Message 7 of 8 , Nov 2, 2006
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                  On Wed, Nov 01, 2006 at 09:03:54AM -0500, Dmitriy Yamkovoy wrote:
                  > >It should apply on
                  > >a per-window basis, so you may have to execute it in each diff
                  > >window.
                  > >
                  >
                  > Or if you're feeling lazy,
                  >
                  > :windo set wrap
                  > :windo set nowrap
                  >
                  > These enable or disable wrapping for all windows in the current tab.

                  As long as we are considering easy/efficient/lazy ways to do it, I
                  prefer

                  :windo set wrap!

                  to toggle the setting of 'wrap'. Then I can use @: to change it back.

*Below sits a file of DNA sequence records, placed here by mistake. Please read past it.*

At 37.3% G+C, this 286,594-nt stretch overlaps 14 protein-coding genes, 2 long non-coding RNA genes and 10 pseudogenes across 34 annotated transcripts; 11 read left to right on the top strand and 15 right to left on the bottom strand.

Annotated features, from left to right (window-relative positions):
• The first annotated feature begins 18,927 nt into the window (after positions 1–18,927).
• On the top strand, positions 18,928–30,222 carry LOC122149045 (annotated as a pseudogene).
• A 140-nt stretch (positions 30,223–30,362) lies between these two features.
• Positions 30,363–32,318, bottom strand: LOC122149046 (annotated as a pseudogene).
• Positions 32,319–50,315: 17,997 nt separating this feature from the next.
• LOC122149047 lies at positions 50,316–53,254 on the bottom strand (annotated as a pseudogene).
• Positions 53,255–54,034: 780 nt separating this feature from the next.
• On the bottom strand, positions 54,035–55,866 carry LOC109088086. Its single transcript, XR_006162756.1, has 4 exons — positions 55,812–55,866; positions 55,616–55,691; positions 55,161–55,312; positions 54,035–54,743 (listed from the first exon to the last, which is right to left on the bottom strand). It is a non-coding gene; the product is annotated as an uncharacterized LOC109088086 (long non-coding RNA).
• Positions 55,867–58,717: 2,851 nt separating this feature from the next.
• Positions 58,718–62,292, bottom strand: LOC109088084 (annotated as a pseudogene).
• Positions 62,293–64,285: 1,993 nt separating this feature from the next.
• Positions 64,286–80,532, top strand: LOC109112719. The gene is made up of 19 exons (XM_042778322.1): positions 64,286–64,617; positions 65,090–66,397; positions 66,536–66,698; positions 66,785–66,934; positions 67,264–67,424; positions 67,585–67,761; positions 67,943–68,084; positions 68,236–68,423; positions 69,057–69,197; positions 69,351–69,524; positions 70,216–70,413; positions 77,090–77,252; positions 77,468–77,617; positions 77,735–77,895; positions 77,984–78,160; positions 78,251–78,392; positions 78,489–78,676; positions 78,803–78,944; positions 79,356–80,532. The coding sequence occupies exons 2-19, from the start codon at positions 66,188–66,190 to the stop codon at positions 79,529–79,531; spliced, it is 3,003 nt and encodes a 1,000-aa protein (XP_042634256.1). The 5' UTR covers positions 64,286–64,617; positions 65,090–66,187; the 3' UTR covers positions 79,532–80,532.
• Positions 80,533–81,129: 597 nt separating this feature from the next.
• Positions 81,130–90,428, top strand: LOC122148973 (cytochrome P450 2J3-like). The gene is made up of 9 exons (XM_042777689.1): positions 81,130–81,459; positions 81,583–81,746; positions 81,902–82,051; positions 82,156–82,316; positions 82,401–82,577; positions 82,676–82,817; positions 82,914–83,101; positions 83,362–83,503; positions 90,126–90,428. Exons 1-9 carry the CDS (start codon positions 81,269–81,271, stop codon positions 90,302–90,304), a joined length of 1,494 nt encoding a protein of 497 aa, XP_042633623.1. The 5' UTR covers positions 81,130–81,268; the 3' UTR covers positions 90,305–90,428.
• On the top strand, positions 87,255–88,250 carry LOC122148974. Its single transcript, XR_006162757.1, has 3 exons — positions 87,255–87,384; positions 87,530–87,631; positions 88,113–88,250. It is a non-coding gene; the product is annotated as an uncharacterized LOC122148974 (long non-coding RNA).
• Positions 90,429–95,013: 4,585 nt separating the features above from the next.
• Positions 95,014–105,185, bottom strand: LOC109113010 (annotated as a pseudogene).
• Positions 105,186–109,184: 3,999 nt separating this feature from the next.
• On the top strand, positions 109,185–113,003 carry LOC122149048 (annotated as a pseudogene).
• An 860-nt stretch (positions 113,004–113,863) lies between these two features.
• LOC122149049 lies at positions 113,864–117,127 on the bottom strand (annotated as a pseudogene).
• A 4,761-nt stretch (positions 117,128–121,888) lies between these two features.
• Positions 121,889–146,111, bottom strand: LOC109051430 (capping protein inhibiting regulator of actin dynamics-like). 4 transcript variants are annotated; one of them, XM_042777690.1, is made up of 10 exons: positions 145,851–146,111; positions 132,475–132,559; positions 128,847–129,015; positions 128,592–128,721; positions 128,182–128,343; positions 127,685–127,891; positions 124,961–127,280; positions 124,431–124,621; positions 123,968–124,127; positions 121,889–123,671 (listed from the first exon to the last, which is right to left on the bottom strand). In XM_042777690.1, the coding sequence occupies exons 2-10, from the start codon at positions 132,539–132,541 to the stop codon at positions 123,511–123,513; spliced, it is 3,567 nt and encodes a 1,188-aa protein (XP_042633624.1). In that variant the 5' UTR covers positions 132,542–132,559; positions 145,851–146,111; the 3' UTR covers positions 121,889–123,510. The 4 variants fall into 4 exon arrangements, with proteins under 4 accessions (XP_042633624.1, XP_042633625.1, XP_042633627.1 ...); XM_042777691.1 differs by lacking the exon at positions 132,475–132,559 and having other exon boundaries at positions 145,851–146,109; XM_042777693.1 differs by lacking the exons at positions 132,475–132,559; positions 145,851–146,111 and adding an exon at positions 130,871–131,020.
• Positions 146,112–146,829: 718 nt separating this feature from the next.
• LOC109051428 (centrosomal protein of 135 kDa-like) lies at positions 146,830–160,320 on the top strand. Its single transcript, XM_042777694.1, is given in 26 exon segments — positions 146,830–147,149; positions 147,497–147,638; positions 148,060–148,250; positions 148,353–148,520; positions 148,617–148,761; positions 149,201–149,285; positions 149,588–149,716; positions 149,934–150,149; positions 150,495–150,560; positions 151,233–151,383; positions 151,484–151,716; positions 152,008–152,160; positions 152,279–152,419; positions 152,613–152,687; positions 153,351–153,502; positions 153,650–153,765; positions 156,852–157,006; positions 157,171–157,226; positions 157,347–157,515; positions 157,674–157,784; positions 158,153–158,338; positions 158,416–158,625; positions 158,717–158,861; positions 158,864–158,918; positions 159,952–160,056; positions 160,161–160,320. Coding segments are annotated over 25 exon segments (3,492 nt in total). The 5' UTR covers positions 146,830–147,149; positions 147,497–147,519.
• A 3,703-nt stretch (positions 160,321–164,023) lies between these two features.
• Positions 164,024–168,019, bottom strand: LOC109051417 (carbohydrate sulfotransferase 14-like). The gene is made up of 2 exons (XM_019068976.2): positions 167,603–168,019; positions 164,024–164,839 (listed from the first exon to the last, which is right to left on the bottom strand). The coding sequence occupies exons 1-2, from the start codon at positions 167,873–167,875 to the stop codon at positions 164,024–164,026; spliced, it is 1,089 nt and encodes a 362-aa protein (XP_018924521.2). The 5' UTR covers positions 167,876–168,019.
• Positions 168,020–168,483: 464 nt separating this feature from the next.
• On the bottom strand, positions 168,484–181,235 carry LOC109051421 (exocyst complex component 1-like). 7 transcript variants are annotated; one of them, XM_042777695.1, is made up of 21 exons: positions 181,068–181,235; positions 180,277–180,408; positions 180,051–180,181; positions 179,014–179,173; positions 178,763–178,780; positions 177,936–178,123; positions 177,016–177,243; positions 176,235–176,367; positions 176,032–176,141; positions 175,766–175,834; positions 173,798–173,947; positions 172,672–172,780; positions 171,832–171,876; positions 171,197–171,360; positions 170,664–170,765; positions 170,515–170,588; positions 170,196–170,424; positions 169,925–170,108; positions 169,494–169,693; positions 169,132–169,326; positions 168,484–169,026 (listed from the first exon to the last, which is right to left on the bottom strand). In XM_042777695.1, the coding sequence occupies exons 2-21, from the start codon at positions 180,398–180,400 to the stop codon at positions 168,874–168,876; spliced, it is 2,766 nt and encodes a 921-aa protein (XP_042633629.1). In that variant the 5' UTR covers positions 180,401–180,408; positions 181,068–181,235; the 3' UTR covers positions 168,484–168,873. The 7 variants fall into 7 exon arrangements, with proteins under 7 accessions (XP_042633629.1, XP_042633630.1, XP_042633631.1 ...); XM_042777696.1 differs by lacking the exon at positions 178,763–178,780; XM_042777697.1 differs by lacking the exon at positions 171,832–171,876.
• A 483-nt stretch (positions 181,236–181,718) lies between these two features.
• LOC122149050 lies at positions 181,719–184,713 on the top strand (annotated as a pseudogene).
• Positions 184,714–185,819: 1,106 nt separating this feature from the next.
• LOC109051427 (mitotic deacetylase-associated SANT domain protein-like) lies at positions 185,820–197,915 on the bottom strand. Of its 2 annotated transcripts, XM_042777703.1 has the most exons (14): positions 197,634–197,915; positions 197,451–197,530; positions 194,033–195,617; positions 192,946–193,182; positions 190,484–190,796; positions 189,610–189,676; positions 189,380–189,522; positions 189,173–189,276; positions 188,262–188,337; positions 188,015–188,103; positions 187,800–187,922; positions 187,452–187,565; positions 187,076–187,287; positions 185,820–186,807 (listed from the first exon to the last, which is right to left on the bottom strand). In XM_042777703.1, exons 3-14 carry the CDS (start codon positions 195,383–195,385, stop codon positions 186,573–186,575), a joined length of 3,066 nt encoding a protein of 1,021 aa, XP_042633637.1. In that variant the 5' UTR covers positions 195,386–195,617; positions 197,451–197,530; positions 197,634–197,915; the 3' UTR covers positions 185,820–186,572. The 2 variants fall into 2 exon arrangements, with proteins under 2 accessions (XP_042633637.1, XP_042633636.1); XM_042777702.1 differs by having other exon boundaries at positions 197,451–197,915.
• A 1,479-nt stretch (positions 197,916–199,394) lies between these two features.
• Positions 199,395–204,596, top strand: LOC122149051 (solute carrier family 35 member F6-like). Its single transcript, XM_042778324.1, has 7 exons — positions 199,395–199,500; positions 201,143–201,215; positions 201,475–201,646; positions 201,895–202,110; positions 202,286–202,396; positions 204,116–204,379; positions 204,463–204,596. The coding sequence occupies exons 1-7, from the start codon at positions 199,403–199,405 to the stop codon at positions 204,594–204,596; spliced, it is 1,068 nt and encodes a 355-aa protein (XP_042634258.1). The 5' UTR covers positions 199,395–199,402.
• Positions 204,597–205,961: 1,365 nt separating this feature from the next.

Of course, the same thing works one window at a time without the :windo
                  modifier.

                  As for the problem of affecting non-diff windows, I suggest the
                  following command:

                  " Diffdo <command> applies :command in all windows where 'diff' is set.
                  :command! -nargs=+ -complete=command Diffdo
                  \ windo if &diff <Bar> execute <q-args> <Bar> endif

                  HTH --Benji Fisher